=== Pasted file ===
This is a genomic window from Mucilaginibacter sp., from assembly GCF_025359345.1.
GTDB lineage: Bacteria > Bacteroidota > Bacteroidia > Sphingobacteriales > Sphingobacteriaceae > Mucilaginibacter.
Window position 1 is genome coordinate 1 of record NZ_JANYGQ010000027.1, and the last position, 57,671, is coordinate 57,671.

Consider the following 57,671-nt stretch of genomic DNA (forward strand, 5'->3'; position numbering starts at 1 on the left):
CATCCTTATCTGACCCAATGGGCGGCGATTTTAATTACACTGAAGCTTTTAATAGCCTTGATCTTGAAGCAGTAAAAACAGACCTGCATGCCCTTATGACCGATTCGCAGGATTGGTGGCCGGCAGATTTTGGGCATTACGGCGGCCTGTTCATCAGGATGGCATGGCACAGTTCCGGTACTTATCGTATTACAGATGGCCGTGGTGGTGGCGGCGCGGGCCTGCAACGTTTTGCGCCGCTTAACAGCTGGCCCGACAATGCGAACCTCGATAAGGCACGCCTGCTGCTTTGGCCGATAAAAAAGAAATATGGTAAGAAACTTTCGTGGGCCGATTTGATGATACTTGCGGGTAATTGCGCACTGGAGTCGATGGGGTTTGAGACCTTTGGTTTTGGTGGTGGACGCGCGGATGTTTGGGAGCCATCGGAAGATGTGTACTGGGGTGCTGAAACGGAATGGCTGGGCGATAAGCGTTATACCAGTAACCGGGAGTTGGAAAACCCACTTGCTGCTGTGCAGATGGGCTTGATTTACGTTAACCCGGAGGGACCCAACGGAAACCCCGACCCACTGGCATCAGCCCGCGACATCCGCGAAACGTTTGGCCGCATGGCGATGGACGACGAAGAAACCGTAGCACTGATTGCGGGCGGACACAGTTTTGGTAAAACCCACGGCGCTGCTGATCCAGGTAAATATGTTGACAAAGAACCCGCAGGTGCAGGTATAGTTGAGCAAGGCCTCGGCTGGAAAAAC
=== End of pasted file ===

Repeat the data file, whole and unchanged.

This is a genomic window from Mucilaginibacter sp., from assembly GCF_025359345.1.
GTDB lineage: Bacteria > Bacteroidota > Bacteroidia > Sphingobacteriales > Sphingobacteriaceae > Mucilaginibacter.
Window position 1 is genome coordinate 1 of record NZ_JANYGQ010000027.1, and the last position, 57,671, is coordinate 57,671.

Consider the following 57,671-nt stretch of genomic DNA (forward strand, 5'->3'; position numbering starts at 1 on the left):
CATCCTTATCTGACCCAATGGGCGGCGATTTTAATTACACTGAAGCTTTTAATAGCCTTGATCTTGAAGCAGTAAAAACAGACCTGCATGCCCTTATGACCGATTCGCAGGATTGGTGGCCGGCAGATTTTGGGCATTACGGCGGCCTGTTCATCAGGATGGCATGGCACAGTTCCGGTACTTATCGTATTACAGATGGCCGTGGTGGTGGCGGCGCGGGCCTGCAACGTTTTGCGCCGCTTAACAGCTGGCCCGACAATGCGAACCTCGATAAGGCACGCCTGCTGCTTTGGCCGATAAAAAAGAAATATGGTAAGAAACTTTCGTGGGCCGATTTGATGATACTTGCGGGTAATTGCGCACTGGAGTCGATGGGGTTTGAGACCTTTGGTTTTGGTGGTGGACGCGCGGATGTTTGGGAGCCATCGGAAGATGTGTACTGGGGTGCTGAAACGGAATGGCTGGGCGATAAGCGTTATACCAGTAACCGGGAGTTGGAAAACCCACTTGCTGCTGTGCAGATGGGCTTGATTTACGTTAACCCGGAGGGACCCAACGGAAACCCCGACCCACTGGCATCAGCCCGCGACATCCGCGAAACGTTTGGCCGCATGGCGATGGACGACGAAGAAACCGTAGCACTGATTGCGGGCGGACACAGTTTTGGTAAAACCCACGGCGCTGCTGATCCAGGTAAATATGTTGACAAAGAACCCGCAGGTGCAGGTATAGTTGAGCAAGGCCTCGGCTGGAAAAAC